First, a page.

Street crews switch gears from snow clearance to flood prevention

Street crews switch gears from snow clearance to flood prevention

SPOKANE, Wash. - On Monday, city crews were working round-the-clock to plow snow from the streets. By Wednesday, however, they were more concerned with urban flooding as warm temperatures defrosted the Inland Northwest.

"This is sort of typical winter weather. After the snow comes the melt," Marlene Feist with the City of Spokane said.

City crews were out Wednesday morning trying to clear storm drains and suck up as much water as possible to try and eliminate the flooding.

"Today we have wastewater crews out making sure that snow melt is going into the drains and not sitting on our streets," Feist said.

For the Thompson family in north Spokane, the snowmelt didn't end up in their street so much as it ended up down in their basement.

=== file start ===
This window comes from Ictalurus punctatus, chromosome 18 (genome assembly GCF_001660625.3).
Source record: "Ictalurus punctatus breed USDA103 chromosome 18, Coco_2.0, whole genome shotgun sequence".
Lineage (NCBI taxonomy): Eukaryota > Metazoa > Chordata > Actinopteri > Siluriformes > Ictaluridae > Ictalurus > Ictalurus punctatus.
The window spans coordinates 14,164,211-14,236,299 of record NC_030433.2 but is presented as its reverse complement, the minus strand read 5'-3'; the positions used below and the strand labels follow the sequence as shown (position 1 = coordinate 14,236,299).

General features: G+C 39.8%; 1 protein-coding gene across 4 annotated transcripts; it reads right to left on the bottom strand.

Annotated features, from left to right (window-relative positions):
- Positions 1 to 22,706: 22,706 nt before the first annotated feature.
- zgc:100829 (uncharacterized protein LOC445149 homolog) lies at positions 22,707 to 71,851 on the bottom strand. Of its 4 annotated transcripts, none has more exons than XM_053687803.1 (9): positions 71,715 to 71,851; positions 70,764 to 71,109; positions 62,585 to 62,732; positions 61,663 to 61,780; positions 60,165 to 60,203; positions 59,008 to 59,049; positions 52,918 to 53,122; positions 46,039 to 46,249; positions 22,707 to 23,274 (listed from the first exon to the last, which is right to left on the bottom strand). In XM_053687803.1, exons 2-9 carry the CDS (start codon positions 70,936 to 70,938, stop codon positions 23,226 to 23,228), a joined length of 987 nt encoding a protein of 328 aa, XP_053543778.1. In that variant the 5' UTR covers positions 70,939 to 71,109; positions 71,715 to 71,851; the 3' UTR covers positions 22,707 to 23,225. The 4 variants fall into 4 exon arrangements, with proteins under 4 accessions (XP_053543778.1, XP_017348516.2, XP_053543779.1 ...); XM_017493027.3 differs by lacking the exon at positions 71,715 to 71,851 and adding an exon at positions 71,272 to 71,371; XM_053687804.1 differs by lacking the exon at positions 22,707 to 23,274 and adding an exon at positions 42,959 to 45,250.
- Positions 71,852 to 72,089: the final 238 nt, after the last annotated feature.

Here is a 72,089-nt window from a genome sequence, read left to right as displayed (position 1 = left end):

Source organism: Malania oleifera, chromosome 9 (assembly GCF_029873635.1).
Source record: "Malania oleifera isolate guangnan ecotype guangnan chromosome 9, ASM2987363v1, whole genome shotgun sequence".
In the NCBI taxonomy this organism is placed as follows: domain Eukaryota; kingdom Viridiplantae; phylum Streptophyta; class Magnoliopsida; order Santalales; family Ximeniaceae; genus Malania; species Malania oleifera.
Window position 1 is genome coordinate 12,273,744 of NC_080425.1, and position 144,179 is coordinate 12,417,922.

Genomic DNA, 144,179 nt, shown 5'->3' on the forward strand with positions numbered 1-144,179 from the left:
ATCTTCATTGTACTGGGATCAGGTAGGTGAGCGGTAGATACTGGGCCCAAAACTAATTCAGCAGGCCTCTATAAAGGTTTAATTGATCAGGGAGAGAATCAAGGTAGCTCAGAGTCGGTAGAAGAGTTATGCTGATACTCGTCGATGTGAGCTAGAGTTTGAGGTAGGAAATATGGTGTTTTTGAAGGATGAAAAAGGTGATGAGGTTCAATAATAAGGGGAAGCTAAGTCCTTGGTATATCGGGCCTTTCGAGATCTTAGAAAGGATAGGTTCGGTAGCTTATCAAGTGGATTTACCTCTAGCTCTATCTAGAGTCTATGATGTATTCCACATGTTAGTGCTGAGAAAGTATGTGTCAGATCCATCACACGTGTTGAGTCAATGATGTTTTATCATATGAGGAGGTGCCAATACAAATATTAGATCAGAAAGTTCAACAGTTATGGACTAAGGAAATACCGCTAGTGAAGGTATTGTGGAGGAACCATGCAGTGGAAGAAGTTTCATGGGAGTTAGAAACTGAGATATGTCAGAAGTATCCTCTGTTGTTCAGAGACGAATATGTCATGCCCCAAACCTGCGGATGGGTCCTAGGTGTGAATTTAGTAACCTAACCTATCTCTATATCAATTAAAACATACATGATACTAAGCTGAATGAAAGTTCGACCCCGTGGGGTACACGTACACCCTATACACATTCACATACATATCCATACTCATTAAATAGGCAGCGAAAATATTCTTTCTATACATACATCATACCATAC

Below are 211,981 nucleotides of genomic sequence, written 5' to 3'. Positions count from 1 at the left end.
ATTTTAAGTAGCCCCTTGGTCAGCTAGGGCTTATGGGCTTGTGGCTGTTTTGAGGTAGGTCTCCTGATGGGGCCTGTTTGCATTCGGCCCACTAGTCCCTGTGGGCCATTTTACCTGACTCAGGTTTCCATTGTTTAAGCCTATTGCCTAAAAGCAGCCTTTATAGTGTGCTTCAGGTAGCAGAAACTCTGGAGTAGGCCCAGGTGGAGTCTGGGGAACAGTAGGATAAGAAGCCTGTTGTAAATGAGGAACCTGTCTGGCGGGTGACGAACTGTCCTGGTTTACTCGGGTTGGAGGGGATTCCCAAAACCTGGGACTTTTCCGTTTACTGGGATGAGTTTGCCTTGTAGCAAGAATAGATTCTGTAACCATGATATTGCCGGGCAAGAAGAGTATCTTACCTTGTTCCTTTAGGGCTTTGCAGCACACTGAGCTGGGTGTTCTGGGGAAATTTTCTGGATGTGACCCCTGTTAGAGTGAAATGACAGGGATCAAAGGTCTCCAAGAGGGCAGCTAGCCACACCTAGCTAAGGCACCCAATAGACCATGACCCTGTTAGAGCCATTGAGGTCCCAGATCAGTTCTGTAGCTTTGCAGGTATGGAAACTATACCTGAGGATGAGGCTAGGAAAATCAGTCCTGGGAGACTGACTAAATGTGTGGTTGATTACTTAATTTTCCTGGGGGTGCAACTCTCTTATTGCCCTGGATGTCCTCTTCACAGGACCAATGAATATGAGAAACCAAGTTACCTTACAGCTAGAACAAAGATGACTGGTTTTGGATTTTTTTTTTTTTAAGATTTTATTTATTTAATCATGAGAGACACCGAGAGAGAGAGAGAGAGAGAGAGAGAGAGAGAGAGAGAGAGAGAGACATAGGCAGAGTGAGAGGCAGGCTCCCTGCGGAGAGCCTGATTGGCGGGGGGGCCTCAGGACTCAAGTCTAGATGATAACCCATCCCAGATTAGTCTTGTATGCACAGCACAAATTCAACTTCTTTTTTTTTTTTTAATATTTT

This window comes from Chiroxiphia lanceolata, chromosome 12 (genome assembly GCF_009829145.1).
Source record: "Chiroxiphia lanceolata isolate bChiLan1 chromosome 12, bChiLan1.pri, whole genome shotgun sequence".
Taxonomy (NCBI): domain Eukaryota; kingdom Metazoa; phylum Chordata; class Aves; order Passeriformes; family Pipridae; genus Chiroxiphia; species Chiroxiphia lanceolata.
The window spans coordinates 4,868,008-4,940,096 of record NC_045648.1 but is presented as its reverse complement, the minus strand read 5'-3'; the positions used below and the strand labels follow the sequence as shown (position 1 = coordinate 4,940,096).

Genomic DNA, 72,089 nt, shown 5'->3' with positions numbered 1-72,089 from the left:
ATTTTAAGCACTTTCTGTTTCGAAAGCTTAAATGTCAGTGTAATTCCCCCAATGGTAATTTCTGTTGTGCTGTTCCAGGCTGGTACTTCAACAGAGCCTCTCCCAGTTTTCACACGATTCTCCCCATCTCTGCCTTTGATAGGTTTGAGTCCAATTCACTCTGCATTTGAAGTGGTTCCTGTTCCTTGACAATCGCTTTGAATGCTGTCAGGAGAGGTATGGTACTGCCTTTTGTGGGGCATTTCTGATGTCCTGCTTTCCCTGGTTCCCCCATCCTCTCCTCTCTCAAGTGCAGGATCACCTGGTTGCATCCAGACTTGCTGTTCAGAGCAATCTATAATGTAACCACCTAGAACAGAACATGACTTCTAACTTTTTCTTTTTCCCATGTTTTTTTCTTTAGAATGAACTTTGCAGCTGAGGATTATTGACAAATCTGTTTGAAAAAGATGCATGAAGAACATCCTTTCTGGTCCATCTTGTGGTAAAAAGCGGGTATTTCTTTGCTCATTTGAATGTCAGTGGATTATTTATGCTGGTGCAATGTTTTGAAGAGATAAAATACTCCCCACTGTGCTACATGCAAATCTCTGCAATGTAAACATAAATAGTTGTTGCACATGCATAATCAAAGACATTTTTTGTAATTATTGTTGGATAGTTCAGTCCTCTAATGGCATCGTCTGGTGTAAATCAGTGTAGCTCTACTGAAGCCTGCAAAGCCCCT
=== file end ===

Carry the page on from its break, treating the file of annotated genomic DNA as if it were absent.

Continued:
"I woke up and saw three inches of standing water outside my front window. My immediate thought was, 'I'm going to go down in the basement and make sure it's not in my basement.' I took a few steps into my finished basement and it was full of water," Genoa Thompson said.

The Thompson family's home sits at the bottom of a hill in north Spokane. They thought they had been doing everything right to prevent this disaster from happening.

"We come out, we clean our driveway, we make a path to the storm drain," Thompson said.

Unfortunately it was a snow plow that came along and pushed more snow over the storm drain, covering it completely, resulting in more than 100 gallons of water having to be pumped out of the Thompson family's basement.

"Now I have a full finished basement that's going to be trashed, I'm going to have to replace the drywall, I'm going to have to rip up all the carpet. It's just frustrating and it's hard," Thompson said.